Learning more about the practical development of AIs has been a project pretty high on my list of priorities for way too long now. My interest, in particular, is in how one can go about implementing personalities and learning for video game AIs in order to provide a more immersive and nuanced gaming experience. The aim is not necessarily to make the AIs more difficult. Rather, it's making the AIs more personal and to let it take use of certain game mechanics more effectively.
Anyway - I've been meaning to do a whole blog post of its own about both my process of learning more about AIs and about my thoughts related to video game AIs. Talk about decision trees, pathfinding, agent systems, sensors, optimal difficulty curves.. But this post is not about any of that.
This post is about one of my first forays into simple feedforward neural networks and learning behaviour. Bringing to you.. The Little Stickthing That Could!
At first, I control the creature and after that, as the video speeds up, it's up to the AI.
This is, of course, a ridiculously simple implementation, but I wanted to try something a little different after copying my first Python digit recognizer from some random tutorial.
For its "brain", the Stickthing has mere 3 input nodes, 3 hidden nodes in a single hidden layer, and 2 output nodes:
The data being fed to the input nodes is fairly simple: Input 1 gets the angle of the back leg, input 2 gets the angle of the front leg, and input 3 gets the height difference between the two legs. This is all the data the "brain" has - two angles and a height difference.
The two output nodes' values range from -1.0 to 1.0 and represent force impulses that should be put to the back leg and the front leg. Output 1 is force for back leg, output 2 is force to the front leg.
At start, all the weights between the nodes are randomized. A few times per second, a controller system feeds new inputs to the neural network and grabs the output values, using the output values directly to apply force impulses to the appropriate legs of the Stickthing.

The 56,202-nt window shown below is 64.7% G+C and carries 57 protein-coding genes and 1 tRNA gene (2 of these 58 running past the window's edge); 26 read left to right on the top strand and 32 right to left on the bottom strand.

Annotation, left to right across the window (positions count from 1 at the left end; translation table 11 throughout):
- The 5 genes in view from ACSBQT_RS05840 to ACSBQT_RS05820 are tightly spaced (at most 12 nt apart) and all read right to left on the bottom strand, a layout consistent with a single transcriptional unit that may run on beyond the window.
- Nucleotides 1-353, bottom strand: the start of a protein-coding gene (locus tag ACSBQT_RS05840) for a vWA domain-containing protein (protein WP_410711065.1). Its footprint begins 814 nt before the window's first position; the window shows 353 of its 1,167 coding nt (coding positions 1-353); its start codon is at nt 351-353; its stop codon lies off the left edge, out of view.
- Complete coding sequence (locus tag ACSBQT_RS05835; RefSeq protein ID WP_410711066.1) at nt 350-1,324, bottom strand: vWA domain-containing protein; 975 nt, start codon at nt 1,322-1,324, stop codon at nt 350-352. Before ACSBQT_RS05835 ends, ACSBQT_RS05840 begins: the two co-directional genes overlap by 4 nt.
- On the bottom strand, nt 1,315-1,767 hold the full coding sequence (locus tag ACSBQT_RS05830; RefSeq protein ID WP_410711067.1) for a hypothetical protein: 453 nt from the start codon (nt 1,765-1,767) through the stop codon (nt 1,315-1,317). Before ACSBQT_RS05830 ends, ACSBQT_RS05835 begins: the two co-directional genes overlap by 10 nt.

This is allowed to run for some time, then we look at how far the Stickthing made it. After that, we take a single weight, randomize it, and put the Stickthing back to the start to try again. Each such cycle is called a generation. If a generation makes it further than the last generation, then the new random weight is kept. If the generation doesn't make it further, then the change is discarded and the old value is restored for the particular weight.
I didn't really expect very much from the system, but interestingly, it does repeatedly manage to make it about as far as I could by manually controlling the Stickthing. The control system is pretty bad - there's only 2 joints after all - and I can't make it more than a little bit up the 2nd hill. The neural network achieves about the same result. Also, while it does occasionally take largish steps back, it does seem to quickly restore itself to its previous record. I find it quite interesting - and amusing - that such a very, very simple system is capable of at least minor improvement. Capped improvement, slow improvement, but damn it - it's improvement.
Now there are lots of small things that could be improved . Different activation functions could be tried out. More joints could be added to the Stickthing. The whole thing could be changed to a recurrent neural network, to try to model movement arcs a little bit better and to be able to take past states into account. I don't know how much I'll really bother to improve this anymore, though getting into recurrent networks is my next goal in what goes to neural networks.
The project was done on Unity3D. Neural network library used is FANN, Fast Artificial Neural Network, though it could as well have been hand-made. Doesn't even use backpropagation. Previously I've copied some feedforward neural network implementations to Python and Rust, and after doing it once, there's little point in doing it again.
The code is available at https://github.com/tzaeru/The-Little-Stickthing-That-Could